Fantom supports provably immutable classes. The advantages of the compiler knowing a class is immutable must be numerous, not the least of which would be guaranteed immutable messages passed between actors. Fantom's approach seems straightforward - what difficulties would it pose for Scala?
There's more interest on Scala side on tracking side effects, which is a much harder proposition, than simply immutability.
Immutability in itself isn't as relevant as referential transparency, and, as a matter of fact, some of Scala's immutable collections would not pass muster on an "proven immutable" test because, in fact, they are not. They are immutable as far as anyone can observer from the outside, but they have mutable fields for various purposes.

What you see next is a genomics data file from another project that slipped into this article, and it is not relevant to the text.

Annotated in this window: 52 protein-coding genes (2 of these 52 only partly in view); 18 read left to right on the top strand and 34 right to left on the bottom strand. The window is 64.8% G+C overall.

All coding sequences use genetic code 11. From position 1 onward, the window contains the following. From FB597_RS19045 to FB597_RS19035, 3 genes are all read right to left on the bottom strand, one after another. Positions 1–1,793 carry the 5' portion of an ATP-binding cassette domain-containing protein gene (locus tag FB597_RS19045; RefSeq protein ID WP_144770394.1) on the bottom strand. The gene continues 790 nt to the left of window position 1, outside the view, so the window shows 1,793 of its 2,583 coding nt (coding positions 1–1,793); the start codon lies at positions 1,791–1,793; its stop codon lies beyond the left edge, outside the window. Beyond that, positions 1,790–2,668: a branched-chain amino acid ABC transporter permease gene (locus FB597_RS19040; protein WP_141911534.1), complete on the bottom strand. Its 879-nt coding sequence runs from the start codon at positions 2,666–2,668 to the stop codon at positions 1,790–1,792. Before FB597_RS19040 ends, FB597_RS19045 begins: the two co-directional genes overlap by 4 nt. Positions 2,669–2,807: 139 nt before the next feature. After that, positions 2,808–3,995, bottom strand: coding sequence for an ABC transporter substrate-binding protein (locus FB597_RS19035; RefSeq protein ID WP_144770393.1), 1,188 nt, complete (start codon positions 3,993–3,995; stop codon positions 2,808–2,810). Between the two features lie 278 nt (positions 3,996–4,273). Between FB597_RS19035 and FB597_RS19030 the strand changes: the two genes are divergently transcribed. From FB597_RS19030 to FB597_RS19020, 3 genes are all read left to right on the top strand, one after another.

One such example is
Regardless, while it would be interesting to have a guarantee of immutability, such things are really more of a artifact of languages where mutability is the default. It doesn't come up as a practical concern when programming in Scala, in my experience.
While the approach may be straightforward,